You’ve almost certainly come across an ISO file before. They’re typically used to bundle huge amounts of data, such as in Windows installers. ISO is short for International Standards Organisation, which is the Geneva-based body that ensures all countries adhere to common standards on matters like film speeds, currency codes and food safety. It gives every ‘standard’ a number, starting with ISO 1, which in 1951 established 20°C as the reference point for measuring temperatures. That doesn’t mean every member state must adopt the exact same standards. Read our How to create the most secure backup using an ISO file.
What you need: WinCDEmu Time required: Two hours
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For example, ISO 8601 (www.snipca.com/47293), which regulates time and date formats, rules that YYYY-MM-DD is the “internationally agreed way to represent dates” – and with good reason. When you use this format, it’s easy to keep things organised: list the dates in descending order and the most recent associated event appears first. List them in ascending order, and the oldest jumps to the top of the list.
You can’t do that with the DD-MM-YYYY format we use in Europe, nor MM-DD-YYYY, as used in the US. However, we can at least translate between the different formats – as long as we know our start and end points and which format has been used for the original dates.
The same can rarely be said for computer storage, so the ISO guidance governing files written to CDs and DVDs needs to be taken more literally. It doesn’t really matter which file format you use, as long as you have the software to read it or a tool to translate it into another format – plus, of course, the ability to locate the data in the first place.
Before the standards for optical-disc storage had been agreed, developers were free to write data in whichever order they chose on an optical disc. This could result in incompatibility between different systems and an inability to share discs or the files they contain.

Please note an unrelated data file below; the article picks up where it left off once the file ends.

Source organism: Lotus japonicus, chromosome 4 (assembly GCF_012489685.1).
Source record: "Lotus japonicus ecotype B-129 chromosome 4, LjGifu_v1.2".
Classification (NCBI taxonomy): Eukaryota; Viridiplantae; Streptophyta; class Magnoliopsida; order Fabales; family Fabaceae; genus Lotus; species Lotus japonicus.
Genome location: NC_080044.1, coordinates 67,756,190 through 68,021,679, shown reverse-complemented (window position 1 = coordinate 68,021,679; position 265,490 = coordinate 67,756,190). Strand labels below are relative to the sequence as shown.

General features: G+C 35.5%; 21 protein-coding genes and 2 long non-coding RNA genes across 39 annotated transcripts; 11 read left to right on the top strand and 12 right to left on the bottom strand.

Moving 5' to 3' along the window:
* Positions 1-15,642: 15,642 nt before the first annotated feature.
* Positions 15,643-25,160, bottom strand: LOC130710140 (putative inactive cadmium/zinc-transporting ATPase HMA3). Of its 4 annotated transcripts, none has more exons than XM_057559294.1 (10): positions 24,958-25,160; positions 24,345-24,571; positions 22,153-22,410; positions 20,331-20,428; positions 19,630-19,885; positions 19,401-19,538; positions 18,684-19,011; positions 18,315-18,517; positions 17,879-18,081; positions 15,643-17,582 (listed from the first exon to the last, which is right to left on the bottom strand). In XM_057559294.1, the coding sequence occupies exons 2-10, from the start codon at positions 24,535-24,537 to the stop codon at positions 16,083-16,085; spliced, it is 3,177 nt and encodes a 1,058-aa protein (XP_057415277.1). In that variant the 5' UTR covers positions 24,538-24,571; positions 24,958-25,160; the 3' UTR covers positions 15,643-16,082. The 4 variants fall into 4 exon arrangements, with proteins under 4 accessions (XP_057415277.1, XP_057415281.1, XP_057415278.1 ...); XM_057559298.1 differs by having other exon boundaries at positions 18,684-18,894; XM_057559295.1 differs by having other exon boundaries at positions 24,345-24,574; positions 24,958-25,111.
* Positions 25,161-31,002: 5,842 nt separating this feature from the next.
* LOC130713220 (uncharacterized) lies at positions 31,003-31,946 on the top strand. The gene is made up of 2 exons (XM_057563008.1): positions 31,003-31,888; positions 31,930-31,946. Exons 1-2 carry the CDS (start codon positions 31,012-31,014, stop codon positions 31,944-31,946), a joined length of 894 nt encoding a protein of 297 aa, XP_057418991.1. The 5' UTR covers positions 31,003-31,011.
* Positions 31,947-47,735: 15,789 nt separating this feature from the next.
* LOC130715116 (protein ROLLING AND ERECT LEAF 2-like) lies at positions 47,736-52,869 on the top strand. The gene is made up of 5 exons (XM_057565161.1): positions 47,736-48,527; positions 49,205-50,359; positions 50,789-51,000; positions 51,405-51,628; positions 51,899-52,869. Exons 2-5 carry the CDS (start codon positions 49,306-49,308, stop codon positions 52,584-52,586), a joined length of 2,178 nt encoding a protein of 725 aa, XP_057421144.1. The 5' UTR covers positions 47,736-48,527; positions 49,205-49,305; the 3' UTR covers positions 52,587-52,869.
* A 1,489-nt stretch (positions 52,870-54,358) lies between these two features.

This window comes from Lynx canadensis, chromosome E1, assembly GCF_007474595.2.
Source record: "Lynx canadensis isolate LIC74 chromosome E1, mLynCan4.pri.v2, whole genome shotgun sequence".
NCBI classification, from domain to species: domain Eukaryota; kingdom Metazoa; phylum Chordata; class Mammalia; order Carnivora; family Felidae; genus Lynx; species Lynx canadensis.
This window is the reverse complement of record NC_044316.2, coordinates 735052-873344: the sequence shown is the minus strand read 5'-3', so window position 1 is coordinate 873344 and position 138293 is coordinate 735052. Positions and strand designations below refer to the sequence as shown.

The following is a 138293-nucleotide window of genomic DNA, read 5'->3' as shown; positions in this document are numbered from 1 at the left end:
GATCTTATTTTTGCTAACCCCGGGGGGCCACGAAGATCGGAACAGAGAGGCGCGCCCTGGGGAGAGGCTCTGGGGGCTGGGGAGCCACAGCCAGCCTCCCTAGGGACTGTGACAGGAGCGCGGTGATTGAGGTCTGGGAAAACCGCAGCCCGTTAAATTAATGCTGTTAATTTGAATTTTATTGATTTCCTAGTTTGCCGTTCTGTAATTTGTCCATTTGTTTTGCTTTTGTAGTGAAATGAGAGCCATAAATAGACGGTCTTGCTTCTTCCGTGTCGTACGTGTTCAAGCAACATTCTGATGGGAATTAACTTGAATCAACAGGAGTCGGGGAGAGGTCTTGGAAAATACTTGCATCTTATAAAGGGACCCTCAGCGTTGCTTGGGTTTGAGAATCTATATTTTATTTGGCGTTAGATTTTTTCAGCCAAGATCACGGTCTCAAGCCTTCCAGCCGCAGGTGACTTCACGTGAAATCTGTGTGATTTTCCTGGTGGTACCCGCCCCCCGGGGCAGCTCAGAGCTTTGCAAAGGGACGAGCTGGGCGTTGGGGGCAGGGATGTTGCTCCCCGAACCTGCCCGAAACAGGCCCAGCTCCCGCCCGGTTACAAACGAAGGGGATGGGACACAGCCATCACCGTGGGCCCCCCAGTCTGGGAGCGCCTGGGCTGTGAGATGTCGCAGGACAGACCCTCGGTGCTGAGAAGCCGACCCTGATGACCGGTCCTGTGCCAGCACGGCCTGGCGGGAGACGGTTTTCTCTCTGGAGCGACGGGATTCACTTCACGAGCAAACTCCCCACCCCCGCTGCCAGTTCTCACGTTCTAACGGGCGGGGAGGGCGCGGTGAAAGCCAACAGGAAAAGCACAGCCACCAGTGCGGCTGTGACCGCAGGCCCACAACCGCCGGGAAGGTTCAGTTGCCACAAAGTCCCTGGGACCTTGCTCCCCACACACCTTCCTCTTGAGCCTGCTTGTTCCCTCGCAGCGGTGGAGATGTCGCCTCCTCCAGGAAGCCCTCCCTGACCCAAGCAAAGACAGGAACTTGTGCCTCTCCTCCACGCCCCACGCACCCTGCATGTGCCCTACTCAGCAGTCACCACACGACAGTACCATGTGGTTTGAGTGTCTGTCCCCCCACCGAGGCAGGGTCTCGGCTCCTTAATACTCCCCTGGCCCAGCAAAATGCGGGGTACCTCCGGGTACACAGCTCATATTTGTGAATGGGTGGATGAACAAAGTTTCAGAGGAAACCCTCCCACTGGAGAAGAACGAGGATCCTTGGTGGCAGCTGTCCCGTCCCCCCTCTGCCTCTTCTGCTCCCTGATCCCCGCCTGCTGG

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However, with international standards for the way that data is written to disc (in this case, ISO 9660 and its successor ISO 13490) we can be sure that, whenever we put a disc in a drive, the system will at least be able to navigate the data. Whether you can open it depends on the software you have access to.
With the format being so predictable, it’s not surprising that new uses for it have since been found. One is to create virtual optical discs, which exist purely as bundles of data, and which have no physical presence at all. The data in the bundle complies with the ISO standards, so it can be opened reliably and repeatedly across multiple operating systems, which makes it a safe format for producing manual backups.
Because reading them doesn’t rely on a specific piece of software, you should be able to open an ISO file for years to come, as long as the standard is still supported by your operating system. There’s no guarantee the same will apply to a backup made using current software.
1 Using ISO as part of your backup strategy
We’ve mentioned the 3-2-1 rule of backup before: you should always maintain at least three complete copies of your data across two different media, of which one should be off-site (that is, not in your home).
If you’re going to follow our advice here and you’re not also using an online backup service to store your data off-site, we recommend combining it with backups made to external hard drives or USB sticks using regular backup software. You should also ask a friend or family member to look after one of the copies made using the backup software.
Why that and not an ISO file? Because most backup software lets you encrypt and password-protect your backups. We don’t want to do that with our ISO file because we want it to be easily accessible for years into the future. If it’s encrypted using a standard that falls out of favour or we forget the password, that won’t be possible.
As we’ll explain, the ISO backup of your data will behave just like a regular unencrypted drive. So, if you were to hand it over to someone else and they opened it on their machine, it would appear in the File Explorer sidebar like any regular external drive. They’d then be able to navigate through your files, read your personal documents, look at your photos, and so on.
2 Install WinCDEmu
While Windows can open (or ‘mount’) an ISO file natively – meaning without using any third-party software – it can’t create them without using another program. There are plenty of options, but we’re going to use the free software WinCDEmu.